Want more exclusive business insights like this delivered to your inbox?Subscribe now

Before you can start paying your employees, the government requires you to have several documents. These documents include:

Employer Identification Number (EIN)
Like a Social Security number for your business, an EIN is a nine-digit number the IRS uses to track a company for tax purposes. It's free to get an EIN. You can apply online, or you can fill out Form SS-4 and send it to the IRS via mail or fax.

State/Local Tax ID Number
If your state assesses income tax, your business must apply for a state tax ID number through the relevant state agency. If your local government also charges income tax, you need to apply for a local tax ID number, too.

State Unemployment ID Number
Businesses must pay state unemployment tax on behalf of employees. Most states require that you apply for a separate state unemployment tax ID number — you can't use your regular state income tax number.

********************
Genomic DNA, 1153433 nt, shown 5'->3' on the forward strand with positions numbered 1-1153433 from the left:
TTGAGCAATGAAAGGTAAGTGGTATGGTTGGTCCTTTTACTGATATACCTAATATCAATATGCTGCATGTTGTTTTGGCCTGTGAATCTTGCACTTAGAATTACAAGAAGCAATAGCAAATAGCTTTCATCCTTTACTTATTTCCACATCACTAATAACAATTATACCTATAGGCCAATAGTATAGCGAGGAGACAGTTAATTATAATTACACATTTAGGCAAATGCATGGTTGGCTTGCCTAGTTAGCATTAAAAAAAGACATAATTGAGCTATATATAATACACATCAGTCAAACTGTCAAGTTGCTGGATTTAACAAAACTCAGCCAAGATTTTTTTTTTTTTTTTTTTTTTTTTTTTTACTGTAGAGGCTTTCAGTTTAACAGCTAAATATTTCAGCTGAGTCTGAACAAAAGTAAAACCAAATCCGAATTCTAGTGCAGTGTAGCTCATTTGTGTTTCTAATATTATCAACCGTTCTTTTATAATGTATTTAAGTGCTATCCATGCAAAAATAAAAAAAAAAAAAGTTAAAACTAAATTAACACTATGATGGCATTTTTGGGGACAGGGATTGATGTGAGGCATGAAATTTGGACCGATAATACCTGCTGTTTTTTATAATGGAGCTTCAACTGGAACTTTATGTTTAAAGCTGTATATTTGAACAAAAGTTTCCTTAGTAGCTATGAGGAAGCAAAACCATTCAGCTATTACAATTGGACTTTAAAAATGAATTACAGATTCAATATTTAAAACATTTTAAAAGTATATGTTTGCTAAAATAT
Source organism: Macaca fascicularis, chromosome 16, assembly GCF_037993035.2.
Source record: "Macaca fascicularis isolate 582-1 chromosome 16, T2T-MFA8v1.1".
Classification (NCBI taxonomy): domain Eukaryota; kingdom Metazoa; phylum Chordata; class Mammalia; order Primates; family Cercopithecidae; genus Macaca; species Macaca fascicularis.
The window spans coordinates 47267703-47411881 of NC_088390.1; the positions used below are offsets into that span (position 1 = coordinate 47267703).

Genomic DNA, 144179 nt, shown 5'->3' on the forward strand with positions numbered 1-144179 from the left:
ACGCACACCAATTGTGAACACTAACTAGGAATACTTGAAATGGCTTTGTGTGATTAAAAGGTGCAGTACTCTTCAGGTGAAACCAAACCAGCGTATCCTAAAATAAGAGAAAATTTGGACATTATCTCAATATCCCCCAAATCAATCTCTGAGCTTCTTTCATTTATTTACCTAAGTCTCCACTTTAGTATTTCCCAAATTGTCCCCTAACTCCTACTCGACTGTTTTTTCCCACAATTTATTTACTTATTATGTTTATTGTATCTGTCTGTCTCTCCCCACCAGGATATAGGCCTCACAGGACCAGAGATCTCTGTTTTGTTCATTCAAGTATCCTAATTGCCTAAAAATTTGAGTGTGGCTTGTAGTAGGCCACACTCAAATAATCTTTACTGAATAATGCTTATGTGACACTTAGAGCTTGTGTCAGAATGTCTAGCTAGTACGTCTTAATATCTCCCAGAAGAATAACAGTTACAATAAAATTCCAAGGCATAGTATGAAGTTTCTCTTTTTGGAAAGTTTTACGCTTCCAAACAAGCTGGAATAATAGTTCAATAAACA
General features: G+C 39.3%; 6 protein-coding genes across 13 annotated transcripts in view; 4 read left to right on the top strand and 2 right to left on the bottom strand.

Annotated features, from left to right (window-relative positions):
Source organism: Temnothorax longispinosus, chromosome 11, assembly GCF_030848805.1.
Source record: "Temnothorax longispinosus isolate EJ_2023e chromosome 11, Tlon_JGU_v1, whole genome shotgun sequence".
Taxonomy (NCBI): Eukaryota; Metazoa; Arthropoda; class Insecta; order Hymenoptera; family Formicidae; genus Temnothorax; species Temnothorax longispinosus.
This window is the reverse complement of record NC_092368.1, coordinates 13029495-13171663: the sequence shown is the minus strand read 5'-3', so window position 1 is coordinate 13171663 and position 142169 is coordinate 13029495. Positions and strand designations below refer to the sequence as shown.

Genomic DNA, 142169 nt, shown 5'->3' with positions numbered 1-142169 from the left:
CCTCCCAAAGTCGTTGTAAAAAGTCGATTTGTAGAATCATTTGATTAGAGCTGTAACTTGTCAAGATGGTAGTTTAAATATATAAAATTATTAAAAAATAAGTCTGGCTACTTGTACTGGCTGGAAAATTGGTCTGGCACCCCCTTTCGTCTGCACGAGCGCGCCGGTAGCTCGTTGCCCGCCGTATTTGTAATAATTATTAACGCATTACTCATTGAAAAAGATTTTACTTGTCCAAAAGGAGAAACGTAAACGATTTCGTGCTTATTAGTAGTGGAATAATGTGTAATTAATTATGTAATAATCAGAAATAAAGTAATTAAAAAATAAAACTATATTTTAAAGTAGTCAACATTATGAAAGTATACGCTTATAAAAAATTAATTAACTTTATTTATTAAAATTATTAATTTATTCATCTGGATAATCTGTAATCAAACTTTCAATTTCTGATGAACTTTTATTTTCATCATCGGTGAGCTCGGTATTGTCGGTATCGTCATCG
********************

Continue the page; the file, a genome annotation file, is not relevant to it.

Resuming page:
Whenever you hire a new employee, you both need to complete federal I-9 forms. This form can help demonstrate that your new employee is legally authorized to work in the United States.

New employees must also complete federal W-4 forms. Your employee will list their income and family information. Then, you can calculate how much money to withhold from their paycheck for federal income taxes.

State Withholding Allowance Certificate
If your state has an income tax, it may require each of your employees to fill out a state withholding allowance certificate to set their tax withholding. Other states accept the federal W-4 form instead.

Department of Labor (DOL) Records
The DOL requires you to track employee payroll information like weekly hours worked, wages and earned overtime. You may need this information in case you're audited by the DOL or applicable state wage and hour agency, as it can help demonstrate your company’s pay practices which can help the agency determine whether they are consistent with federal and state wage and hour rules. You can look up some of your state's wage and hour requirements through the DOL.